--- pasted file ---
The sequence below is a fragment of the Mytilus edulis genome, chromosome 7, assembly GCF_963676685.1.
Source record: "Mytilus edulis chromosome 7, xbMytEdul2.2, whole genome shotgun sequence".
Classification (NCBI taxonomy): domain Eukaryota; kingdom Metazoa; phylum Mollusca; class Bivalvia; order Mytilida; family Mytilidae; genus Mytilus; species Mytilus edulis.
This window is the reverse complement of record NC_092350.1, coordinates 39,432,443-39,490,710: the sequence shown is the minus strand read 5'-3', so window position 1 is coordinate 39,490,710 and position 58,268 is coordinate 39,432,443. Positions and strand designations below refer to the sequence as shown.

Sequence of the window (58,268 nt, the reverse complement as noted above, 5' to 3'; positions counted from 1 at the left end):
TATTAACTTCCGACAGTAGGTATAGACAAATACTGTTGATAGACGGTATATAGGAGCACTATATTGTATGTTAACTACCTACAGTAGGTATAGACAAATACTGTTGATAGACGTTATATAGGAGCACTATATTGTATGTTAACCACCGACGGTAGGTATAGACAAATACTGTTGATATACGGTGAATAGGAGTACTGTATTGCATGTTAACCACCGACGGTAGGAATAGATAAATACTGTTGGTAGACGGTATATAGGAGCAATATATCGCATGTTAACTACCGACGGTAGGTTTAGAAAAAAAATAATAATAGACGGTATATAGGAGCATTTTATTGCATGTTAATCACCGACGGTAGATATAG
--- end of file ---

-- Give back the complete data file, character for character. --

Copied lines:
The sequence below is a fragment of the Mytilus edulis genome, chromosome 7, assembly GCF_963676685.1.
Source record: "Mytilus edulis chromosome 7, xbMytEdul2.2, whole genome shotgun sequence".
Classification (NCBI taxonomy): domain Eukaryota; kingdom Metazoa; phylum Mollusca; class Bivalvia; order Mytilida; family Mytilidae; genus Mytilus; species Mytilus edulis.
This window is the reverse complement of record NC_092350.1, coordinates 39,432,443-39,490,710: the sequence shown is the minus strand read 5'-3', so window position 1 is coordinate 39,490,710 and position 58,268 is coordinate 39,432,443. Positions and strand designations below refer to the sequence as shown.

Sequence of the window (58,268 nt, the reverse complement as noted above, 5' to 3'; positions counted from 1 at the left end):
TATTAACTTCCGACAGTAGGTATAGACAAATACTGTTGATAGACGGTATATAGGAGCACTATATTGTATGTTAACTACCTACAGTAGGTATAGACAAATACTGTTGATAGACGTTATATAGGAGCACTATATTGTATGTTAACCACCGACGGTAGGTATAGACAAATACTGTTGATATACGGTGAATAGGAGTACTGTATTGCATGTTAACCACCGACGGTAGGAATAGATAAATACTGTTGGTAGACGGTATATAGGAGCAATATATCGCATGTTAACTACCGACGGTAGGTTTAGAAAAAAAATAATAATAGACGGTATATAGGAGCATTTTATTGCATGTTAATCACCGACGGTAGATATAG